For the tasks he will allow, Juusola said he's careful to instill common sense -- and fear -- in the students he has hired over nearly five decades of farming the rolling countryside of central Minnesota. "I always explain what can happen to you ... you know, put a scare into them," he said.

Working on a farm requires caution, he said: "If you're sitting in the house watching TV, you're not gonna get hurt."

List of no-nos

The proposed rules would mainly prevent hired kids under 16 from doing a long list of tasks, including crawling up structures taller than 6 feet, helping with construction and demolition, vaccinating livestock, herding animals into corrals, loading timber and driving ATVs.

Workers under 18 could not use electronic devices such as cellphones when operating power equipment and couldn't work at grain elevators, livestock exchanges and similar facilities that buy and sell farm products.

While some of the proposed regulations are completely new, others are expansions or reiterations of existing rules, such as those preventing young kids from working in manure pits and handling pesticides, anhydrous ammonia or explosives.

Agriculture leaders say some proposed rules are confusing, though. A written Labor Department guide says hired workers under 16 would be prohibited from "operating all power-driven machines," for instance. Phrases like that have elicited pointed comments.

"Simple devices such as a weed-whacker, a lantern or a flashlight can be battery-powered. Are they prohibited?" Joel Larsen, agriculture program specialist for the Minnesota Department of Education, asked in a letter to the department.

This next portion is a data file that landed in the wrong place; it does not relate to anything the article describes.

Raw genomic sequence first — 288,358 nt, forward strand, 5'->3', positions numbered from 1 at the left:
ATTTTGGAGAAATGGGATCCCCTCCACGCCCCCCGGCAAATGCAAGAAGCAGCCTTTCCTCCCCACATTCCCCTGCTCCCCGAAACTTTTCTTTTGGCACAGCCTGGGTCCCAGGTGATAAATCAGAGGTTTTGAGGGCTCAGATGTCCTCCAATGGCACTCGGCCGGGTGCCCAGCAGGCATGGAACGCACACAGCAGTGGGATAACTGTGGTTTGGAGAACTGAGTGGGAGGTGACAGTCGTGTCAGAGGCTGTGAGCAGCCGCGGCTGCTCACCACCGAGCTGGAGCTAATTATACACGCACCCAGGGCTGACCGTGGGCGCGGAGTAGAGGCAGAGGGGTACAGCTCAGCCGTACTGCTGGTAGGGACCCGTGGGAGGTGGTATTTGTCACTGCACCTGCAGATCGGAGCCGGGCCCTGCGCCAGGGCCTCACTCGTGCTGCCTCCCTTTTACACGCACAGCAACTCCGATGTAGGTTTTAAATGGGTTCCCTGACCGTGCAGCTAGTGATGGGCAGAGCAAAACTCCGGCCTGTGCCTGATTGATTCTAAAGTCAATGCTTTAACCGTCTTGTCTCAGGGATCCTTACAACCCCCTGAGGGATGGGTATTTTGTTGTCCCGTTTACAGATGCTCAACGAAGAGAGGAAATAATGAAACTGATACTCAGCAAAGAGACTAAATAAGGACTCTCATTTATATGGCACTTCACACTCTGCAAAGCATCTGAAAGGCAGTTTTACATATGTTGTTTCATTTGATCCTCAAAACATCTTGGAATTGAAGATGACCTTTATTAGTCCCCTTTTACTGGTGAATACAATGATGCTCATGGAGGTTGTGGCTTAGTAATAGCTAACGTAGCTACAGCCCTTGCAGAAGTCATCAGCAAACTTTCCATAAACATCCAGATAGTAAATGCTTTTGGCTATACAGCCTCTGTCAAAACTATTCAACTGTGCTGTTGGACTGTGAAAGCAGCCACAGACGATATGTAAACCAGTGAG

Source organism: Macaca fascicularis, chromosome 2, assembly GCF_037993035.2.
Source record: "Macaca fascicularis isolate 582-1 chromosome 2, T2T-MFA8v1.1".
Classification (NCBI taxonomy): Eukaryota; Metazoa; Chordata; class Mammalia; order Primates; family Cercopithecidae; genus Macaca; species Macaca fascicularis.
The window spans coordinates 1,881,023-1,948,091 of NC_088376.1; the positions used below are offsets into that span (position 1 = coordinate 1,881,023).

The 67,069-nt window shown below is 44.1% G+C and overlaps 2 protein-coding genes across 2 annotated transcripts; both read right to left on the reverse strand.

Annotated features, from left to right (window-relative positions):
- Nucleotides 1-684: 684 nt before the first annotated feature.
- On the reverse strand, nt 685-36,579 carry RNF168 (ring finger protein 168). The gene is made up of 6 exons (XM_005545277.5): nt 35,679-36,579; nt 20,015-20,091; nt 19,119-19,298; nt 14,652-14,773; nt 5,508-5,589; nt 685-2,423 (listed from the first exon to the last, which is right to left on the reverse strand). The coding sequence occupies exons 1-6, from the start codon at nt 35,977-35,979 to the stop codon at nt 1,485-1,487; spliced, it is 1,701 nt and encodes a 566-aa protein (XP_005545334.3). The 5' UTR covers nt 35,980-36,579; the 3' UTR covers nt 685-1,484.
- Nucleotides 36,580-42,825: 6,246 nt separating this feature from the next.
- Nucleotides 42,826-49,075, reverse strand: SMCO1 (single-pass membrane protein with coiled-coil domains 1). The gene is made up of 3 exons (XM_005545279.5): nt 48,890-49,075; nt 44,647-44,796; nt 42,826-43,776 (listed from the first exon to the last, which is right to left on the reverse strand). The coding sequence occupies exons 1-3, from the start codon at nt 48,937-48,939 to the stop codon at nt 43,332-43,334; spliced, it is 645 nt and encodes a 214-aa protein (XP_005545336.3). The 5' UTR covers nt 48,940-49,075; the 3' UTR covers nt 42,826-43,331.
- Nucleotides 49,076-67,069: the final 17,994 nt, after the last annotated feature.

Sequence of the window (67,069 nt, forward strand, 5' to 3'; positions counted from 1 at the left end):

Rep. Tom Latham, R-Iowa, called the rules an "attack" on an American tradition. "The armies of federal bureaucrats who spend day after day drawing up new regulations have now set their sights on the institution of the family farm," he said in a news release.

The Labor Department is reviewing the comments and hasn't set a timeline for finalizing or implementing rules. The department is also considering whether to exempt children of parents who are partial owners of farms. It is expected to propose new rules and take public comments on that question sometime this summer.

Farming treated differently

Rules for children working on farms have long been different. Lee, the Wisconsin farm safety advocate, said it harks back to family farms being not only a job, but a lifestyle with a certain sense of independence.

"We owe it to the young people to make sure that adults, and especially employers, are not misunderstanding the role of children and misunderstanding the abilities or the skills of young people," Lee said.

Other business owners aren't exempted from safety restrictions for their children, she pointed out: "If you own, let's say a butcher shop or a restaurant and you have your kids working there ... the rules restricting what kids can do apply in those situations."

The National Safety Council ranks agriculture among the deadliest industries. Ag teachers and others argue education is key; 16-year-olds won't know more about farm safety than 14-year-olds unless they're taught, they say.

Even some farm accident survivors are reluctant to mandate safety changes.

Five years ago, at age 15, Kristi Ruth survived getting her arm wrapped in a high-speed power take-off on her parents' Iowa farm. Her dad had warned her and her brothers to stay away, she said, but she thought she knew what she was doing. First her glove got sucked in, then her coat. Her entire arm got wrapped around the machine, and it almost got amputated at the shoulder.

Now, with limited use of the arm, she and her parents run a cow operation. She has mixed feelings on the proposed rules, she said.

"Things happen sometimes, but I wouldn't change how I grew up for anything," she said. "It's good that they're doing things, but you can't fix a problem by signing a piece of paper or passing something in Washington or at the statehouse. The way you're going to change it is changing people's attitudes."

Pam Louwagie • 612-673-7102